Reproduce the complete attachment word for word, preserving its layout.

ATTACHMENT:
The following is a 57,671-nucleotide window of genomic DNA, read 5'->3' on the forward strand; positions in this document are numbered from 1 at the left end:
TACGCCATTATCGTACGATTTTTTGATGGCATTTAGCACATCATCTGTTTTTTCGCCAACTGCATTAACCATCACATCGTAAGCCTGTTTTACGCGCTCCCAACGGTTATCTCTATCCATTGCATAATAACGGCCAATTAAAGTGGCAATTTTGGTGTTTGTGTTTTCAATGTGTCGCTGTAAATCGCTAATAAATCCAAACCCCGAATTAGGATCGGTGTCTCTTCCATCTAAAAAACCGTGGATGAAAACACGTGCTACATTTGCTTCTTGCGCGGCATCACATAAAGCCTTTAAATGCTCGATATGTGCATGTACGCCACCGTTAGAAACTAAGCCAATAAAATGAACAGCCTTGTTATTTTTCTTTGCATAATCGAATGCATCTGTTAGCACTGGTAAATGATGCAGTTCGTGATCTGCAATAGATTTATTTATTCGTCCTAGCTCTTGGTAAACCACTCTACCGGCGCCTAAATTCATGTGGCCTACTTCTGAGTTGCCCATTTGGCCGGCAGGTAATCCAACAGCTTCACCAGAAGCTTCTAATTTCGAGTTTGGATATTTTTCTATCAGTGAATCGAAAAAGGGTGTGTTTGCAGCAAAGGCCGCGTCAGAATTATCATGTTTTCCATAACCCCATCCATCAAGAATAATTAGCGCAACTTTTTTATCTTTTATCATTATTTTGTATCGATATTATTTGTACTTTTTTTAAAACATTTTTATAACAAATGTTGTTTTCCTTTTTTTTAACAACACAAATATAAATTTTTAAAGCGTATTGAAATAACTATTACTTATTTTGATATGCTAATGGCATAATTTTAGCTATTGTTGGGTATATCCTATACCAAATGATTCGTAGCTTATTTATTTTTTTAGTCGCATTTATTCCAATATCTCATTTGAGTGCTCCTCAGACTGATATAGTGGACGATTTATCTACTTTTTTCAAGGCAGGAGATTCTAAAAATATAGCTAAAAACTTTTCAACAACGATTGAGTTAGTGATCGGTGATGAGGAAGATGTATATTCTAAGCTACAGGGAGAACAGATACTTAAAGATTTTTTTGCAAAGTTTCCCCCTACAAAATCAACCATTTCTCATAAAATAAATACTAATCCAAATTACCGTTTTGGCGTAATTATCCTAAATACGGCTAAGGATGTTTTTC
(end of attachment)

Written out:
The following is a 57,671-nucleotide window of genomic DNA, read 5'->3' on the forward strand; positions in this document are numbered from 1 at the left end:
TACGCCATTATCGTACGATTTTTTGATGGCATTTAGCACATCATCTGTTTTTTCGCCAACTGCATTAACCATCACATCGTAAGCCTGTTTTACGCGCTCCCAACGGTTATCTCTATCCATTGCATAATAACGGCCAATTAAAGTGGCAATTTTGGTGTTTGTGTTTTCAATGTGTCGCTGTAAATCGCTAATAAATCCAAACCCCGAATTAGGATCGGTGTCTCTTCCATCTAAAAAACCGTGGATGAAAACACGTGCTACATTTGCTTCTTGCGCGGCATCACATAAAGCCTTTAAATGCTCGATATGTGCATGTACGCCACCGTTAGAAACTAAGCCAATAAAATGAACAGCCTTGTTATTTTTCTTTGCATAATCGAATGCATCTGTTAGCACTGGTAAATGATGCAGTTCGTGATCTGCAATAGATTTATTTATTCGTCCTAGCTCTTGGTAAACCACTCTACCGGCGCCTAAATTCATGTGGCCTACTTCTGAGTTGCCCATTTGGCCGGCAGGTAATCCAACAGCTTCACCAGAAGCTTCTAATTTCGAGTTTGGATATTTTTCTATCAGTGAATCGAAAAAGGGTGTGTTTGCAGCAAAGGCCGCGTCAGAATTATCATGTTTTCCATAACCCCATCCATCAAGAATAATTAGCGCAACTTTTTTATCTTTTATCATTATTTTGTATCGATATTATTTGTACTTTTTTTAAAACATTTTTATAACAAATGTTGTTTTCCTTTTTTTTAACAACACAAATATAAATTTTTAAAGCGTATTGAAATAACTATTACTTATTTTGATATGCTAATGGCATAATTTTAGCTATTGTTGGGTATATCCTATACCAAATGATTCGTAGCTTATTTATTTTTTTAGTCGCATTTATTCCAATATCTCATTTGAGTGCTCCTCAGACTGATATAGTGGACGATTTATCTACTTTTTTCAAGGCAGGAGATTCTAAAAATATAGCTAAAAACTTTTCAACAACGATTGAGTTAGTGATCGGTGATGAGGAAGATGTATATTCTAAGCTACAGGGAGAACAGATACTTAAAGATTTTTTTGCAAAGTTTCCCCCTACAAAATCAACCATTTCTCATAAAATAAATACTAATCCAAATTACCGTTTTGGCGTAATTATCCTAAATACGGCTAAGGATGTTTTTC